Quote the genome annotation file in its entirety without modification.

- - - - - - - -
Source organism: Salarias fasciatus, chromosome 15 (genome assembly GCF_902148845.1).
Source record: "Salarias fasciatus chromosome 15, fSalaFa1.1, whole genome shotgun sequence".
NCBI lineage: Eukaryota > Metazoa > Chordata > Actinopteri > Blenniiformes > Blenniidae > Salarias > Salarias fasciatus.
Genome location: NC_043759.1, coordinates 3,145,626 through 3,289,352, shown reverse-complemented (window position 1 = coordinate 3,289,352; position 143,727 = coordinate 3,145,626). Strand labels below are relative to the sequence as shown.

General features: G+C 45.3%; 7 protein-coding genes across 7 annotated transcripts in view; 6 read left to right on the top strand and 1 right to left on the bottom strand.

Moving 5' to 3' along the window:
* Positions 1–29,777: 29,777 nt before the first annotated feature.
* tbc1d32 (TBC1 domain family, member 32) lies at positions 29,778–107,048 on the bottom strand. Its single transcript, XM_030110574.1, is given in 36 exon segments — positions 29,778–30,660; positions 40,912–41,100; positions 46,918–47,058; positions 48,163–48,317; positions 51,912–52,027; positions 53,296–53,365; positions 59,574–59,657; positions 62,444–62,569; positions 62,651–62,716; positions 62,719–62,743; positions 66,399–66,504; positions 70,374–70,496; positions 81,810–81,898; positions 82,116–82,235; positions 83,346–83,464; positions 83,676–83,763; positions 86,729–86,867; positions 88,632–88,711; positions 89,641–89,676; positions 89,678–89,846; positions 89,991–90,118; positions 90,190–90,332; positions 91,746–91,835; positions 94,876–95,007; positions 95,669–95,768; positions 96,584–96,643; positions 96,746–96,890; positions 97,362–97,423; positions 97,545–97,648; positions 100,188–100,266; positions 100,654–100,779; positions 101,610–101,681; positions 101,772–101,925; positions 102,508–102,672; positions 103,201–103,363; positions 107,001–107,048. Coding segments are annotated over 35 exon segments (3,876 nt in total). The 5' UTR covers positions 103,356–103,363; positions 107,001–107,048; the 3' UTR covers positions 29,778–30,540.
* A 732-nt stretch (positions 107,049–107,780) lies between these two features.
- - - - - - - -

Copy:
Source organism: Salarias fasciatus, chromosome 15 (genome assembly GCF_902148845.1).
Source record: "Salarias fasciatus chromosome 15, fSalaFa1.1, whole genome shotgun sequence".
NCBI lineage: Eukaryota > Metazoa > Chordata > Actinopteri > Blenniiformes > Blenniidae > Salarias > Salarias fasciatus.
Genome location: NC_043759.1, coordinates 3,145,626 through 3,289,352, shown reverse-complemented (window position 1 = coordinate 3,289,352; position 143,727 = coordinate 3,145,626). Strand labels below are relative to the sequence as shown.

General features: G+C 45.3%; 7 protein-coding genes across 7 annotated transcripts in view; 6 read left to right on the top strand and 1 right to left on the bottom strand.

Moving 5' to 3' along the window:
* Positions 1–29,777: 29,777 nt before the first annotated feature.
* tbc1d32 (TBC1 domain family, member 32) lies at positions 29,778–107,048 on the bottom strand. Its single transcript, XM_030110574.1, is given in 36 exon segments — positions 29,778–30,660; positions 40,912–41,100; positions 46,918–47,058; positions 48,163–48,317; positions 51,912–52,027; positions 53,296–53,365; positions 59,574–59,657; positions 62,444–62,569; positions 62,651–62,716; positions 62,719–62,743; positions 66,399–66,504; positions 70,374–70,496; positions 81,810–81,898; positions 82,116–82,235; positions 83,346–83,464; positions 83,676–83,763; positions 86,729–86,867; positions 88,632–88,711; positions 89,641–89,676; positions 89,678–89,846; positions 89,991–90,118; positions 90,190–90,332; positions 91,746–91,835; positions 94,876–95,007; positions 95,669–95,768; positions 96,584–96,643; positions 96,746–96,890; positions 97,362–97,423; positions 97,545–97,648; positions 100,188–100,266; positions 100,654–100,779; positions 101,610–101,681; positions 101,772–101,925; positions 102,508–102,672; positions 103,201–103,363; positions 107,001–107,048. Coding segments are annotated over 35 exon segments (3,876 nt in total). The 5' UTR covers positions 103,356–103,363; positions 107,001–107,048; the 3' UTR covers positions 29,778–30,540.
* A 732-nt stretch (positions 107,049–107,780) lies between these two features.